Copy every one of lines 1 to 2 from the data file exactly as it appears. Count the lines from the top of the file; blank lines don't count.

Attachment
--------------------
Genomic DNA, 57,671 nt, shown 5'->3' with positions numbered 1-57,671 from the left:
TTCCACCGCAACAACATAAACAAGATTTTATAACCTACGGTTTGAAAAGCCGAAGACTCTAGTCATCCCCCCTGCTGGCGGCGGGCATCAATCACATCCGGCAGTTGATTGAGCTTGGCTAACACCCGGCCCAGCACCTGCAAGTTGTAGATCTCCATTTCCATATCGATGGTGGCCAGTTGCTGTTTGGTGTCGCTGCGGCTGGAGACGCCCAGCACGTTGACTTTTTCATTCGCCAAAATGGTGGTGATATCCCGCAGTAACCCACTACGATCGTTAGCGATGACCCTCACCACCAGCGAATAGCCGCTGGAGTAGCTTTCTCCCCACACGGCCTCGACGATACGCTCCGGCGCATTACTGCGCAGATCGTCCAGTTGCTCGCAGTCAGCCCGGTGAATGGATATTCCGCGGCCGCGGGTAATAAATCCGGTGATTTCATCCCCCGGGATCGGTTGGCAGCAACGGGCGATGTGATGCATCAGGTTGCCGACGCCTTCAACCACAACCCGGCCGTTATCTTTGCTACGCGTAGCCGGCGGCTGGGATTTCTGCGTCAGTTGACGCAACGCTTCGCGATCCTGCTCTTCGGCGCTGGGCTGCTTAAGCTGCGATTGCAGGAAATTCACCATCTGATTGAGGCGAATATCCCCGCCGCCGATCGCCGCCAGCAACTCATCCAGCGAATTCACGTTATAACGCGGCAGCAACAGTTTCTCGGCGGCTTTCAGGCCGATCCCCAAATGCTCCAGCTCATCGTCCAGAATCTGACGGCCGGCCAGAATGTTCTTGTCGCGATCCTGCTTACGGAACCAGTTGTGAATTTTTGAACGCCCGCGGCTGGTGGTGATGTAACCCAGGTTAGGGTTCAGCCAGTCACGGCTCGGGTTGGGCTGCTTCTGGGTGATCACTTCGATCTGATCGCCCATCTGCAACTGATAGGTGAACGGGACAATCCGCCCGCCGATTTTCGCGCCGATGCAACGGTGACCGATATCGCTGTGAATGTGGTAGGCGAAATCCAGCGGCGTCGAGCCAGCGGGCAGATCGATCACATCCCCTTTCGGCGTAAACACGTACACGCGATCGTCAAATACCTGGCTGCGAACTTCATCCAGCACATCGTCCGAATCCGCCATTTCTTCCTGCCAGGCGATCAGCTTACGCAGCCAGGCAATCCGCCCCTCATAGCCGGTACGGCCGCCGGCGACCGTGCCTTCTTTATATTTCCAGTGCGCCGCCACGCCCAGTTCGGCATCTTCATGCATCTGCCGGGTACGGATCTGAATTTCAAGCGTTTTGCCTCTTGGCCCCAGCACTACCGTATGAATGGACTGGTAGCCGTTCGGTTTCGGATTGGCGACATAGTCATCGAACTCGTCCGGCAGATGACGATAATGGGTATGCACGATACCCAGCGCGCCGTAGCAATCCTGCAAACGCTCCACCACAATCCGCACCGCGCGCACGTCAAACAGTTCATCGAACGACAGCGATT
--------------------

Genomic DNA, 57,671 nt, shown 5'->3' with positions numbered 1-57,671 from the left:
TTCCACCGCAACAACATAAACAAGATTTTATAACCTACGGTTTGAAAAGCCGAAGACTCTAGTCATCCCCCCTGCTGGCGGCGGGCATCAATCACATCCGGCAGTTGATTGAGCTTGGCTAACACCCGGCCCAGCACCTGCAAGTTGTAGATCTCCATTTCCATATCGATGGTGGCCAGTTGCTGTTTGGTGTCGCTGCGGCTGGAGACGCCCAGCACGTTGACTTTTTCATTCGCCAAAATGGTGGTGATATCCCGCAGTAACCCACTACGATCGTTAGCGATGACCCTCACCACCAGCGAATAGCCGCTGGAGTAGCTTTCTCCCCACACGGCCTCGACGATACGCTCCGGCGCATTACTGCGCAGATCGTCCAGTTGCTCGCAGTCAGCCCGGTGAATGGATATTCCGCGGCCGCGGGTAATAAATCCGGTGATTTCATCCCCCGGGATCGGTTGGCAGCAACGGGCGATGTGATGCATCAGGTTGCCGACGCCTTCAACCACAACCCGGCCGTTATCTTTGCTACGCGTAGCCGGCGGCTGGGATTTCTGCGTCAGTTGACGCAACGCTTCGCGATCCTGCTCTTCGGCGCTGGGCTGCTTAAGCTGCGATTGCAGGAAATTCACCATCTGATTGAGGCGAATATCCCCGCCGCCGATCGCCGCCAGCAACTCATCCAGCGAATTCACGTTATAACGCGGCAGCAACAGTTTCTCGGCGGCTTTCAGGCCGATCCCCAAATGCTCCAGCTCATCGTCCAGAATCTGACGGCCGGCCAGAATGTTCTTGTCGCGATCCTGCTTACGGAACCAGTTGTGAATTTTTGAACGCCCGCGGCTGGTGGTGATGTAACCCAGGTTAGGGTTCAGCCAGTCACGGCTCGGGTTGGGCTGCTTCTGGGTGATCACTTCGATCTGATCGCCCATCTGCAACTGATAGGTGAACGGGACAATCCGCCCGCCGATTTTCGCGCCGATGCAACGGTGACCGATATCGCTGTGAATGTGGTAGGCGAAATCCAGCGGCGTCGAGCCAGCGGGCAGATCGATCACATCCCCTTTCGGCGTAAACACGTACACGCGATCGTCAAATACCTGGCTGCGAACTTCATCCAGCACATCGTCCGAATCCGCCATTTCTTCCTGCCAGGCGATCAGCTTACGCAGCCAGGCAATCCGCCCCTCATAGCCGGTACGGCCGCCGGCGACCGTGCCTTCTTTATATTTCCAGTGCGCCGCCACGCCCAGTTCGGCATCTTCATGCATCTGCCGGGTACGGATCTGAATTTCAAGCGTTTTGCCTCTTGGCCCCAGCACTACCGTATGAATGGACTGGTAGCCGTTCGGTTTCGGATTGGCGACATAGTCATCGAACTCGTCCGGCAGATGACGATAATGGGTATGCACGATACCCAGCGCGCCGTAGCAATCCTGCAAACGCTCCACCACAATCCGCACCGCGCGCACGTCAAACAGTTCATCGAACGACAGCGATT